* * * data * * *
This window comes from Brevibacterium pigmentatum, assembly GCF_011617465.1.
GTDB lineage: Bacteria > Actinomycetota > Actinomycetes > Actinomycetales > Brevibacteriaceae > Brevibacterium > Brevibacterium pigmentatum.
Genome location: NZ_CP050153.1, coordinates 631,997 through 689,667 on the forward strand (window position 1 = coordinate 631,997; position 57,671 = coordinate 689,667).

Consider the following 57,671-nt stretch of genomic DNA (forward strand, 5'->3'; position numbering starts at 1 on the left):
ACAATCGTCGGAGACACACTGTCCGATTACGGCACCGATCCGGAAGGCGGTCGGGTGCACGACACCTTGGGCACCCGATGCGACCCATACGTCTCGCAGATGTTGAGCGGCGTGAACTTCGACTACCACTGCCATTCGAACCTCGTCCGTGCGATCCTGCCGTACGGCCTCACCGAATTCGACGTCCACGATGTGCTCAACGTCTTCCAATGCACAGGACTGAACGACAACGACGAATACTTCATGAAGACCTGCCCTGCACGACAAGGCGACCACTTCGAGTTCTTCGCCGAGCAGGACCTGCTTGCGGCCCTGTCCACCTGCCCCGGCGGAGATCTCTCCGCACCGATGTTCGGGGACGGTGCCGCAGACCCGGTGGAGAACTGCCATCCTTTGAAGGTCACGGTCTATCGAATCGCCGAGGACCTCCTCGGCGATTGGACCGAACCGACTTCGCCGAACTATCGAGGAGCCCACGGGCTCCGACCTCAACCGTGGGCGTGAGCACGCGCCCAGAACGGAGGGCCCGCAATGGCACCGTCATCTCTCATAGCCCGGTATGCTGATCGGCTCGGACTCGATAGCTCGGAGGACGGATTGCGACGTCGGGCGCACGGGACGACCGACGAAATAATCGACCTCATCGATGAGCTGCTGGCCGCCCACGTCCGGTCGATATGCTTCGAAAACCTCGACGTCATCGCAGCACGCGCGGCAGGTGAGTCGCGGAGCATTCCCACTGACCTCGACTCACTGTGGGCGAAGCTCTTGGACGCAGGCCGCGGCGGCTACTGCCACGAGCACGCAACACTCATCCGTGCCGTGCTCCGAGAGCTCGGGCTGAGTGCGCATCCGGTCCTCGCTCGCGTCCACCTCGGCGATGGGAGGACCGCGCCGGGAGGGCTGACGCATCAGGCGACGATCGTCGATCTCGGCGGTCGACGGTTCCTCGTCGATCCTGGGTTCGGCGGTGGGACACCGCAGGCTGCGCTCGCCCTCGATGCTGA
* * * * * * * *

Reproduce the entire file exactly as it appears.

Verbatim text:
This window comes from Brevibacterium pigmentatum, assembly GCF_011617465.1.
GTDB lineage: Bacteria > Actinomycetota > Actinomycetes > Actinomycetales > Brevibacteriaceae > Brevibacterium > Brevibacterium pigmentatum.
Genome location: NZ_CP050153.1, coordinates 631,997 through 689,667 on the forward strand (window position 1 = coordinate 631,997; position 57,671 = coordinate 689,667).

Consider the following 57,671-nt stretch of genomic DNA (forward strand, 5'->3'; position numbering starts at 1 on the left):
ACAATCGTCGGAGACACACTGTCCGATTACGGCACCGATCCGGAAGGCGGTCGGGTGCACGACACCTTGGGCACCCGATGCGACCCATACGTCTCGCAGATGTTGAGCGGCGTGAACTTCGACTACCACTGCCATTCGAACCTCGTCCGTGCGATCCTGCCGTACGGCCTCACCGAATTCGACGTCCACGATGTGCTCAACGTCTTCCAATGCACAGGACTGAACGACAACGACGAATACTTCATGAAGACCTGCCCTGCACGACAAGGCGACCACTTCGAGTTCTTCGCCGAGCAGGACCTGCTTGCGGCCCTGTCCACCTGCCCCGGCGGAGATCTCTCCGCACCGATGTTCGGGGACGGTGCCGCAGACCCGGTGGAGAACTGCCATCCTTTGAAGGTCACGGTCTATCGAATCGCCGAGGACCTCCTCGGCGATTGGACCGAACCGACTTCGCCGAACTATCGAGGAGCCCACGGGCTCCGACCTCAACCGTGGGCGTGAGCACGCGCCCAGAACGGAGGGCCCGCAATGGCACCGTCATCTCTCATAGCCCGGTATGCTGATCGGCTCGGACTCGATAGCTCGGAGGACGGATTGCGACGTCGGGCGCACGGGACGACCGACGAAATAATCGACCTCATCGATGAGCTGCTGGCCGCCCACGTCCGGTCGATATGCTTCGAAAACCTCGACGTCATCGCAGCACGCGCGGCAGGTGAGTCGCGGAGCATTCCCACTGACCTCGACTCACTGTGGGCGAAGCTCTTGGACGCAGGCCGCGGCGGCTACTGCCACGAGCACGCAACACTCATCCGTGCCGTGCTCCGAGAGCTCGGGCTGAGTGCGCATCCGGTCCTCGCTCGCGTCCACCTCGGCGATGGGAGGACCGCGCCGGGAGGGCTGACGCATCAGGCGACGATCGTCGATCTCGGCGGTCGACGGTTCCTCGTCGATCCTGGGTTCGGCGGTGGGACACCGCAGGCTGCGCTCGCCCTCGATGCTGA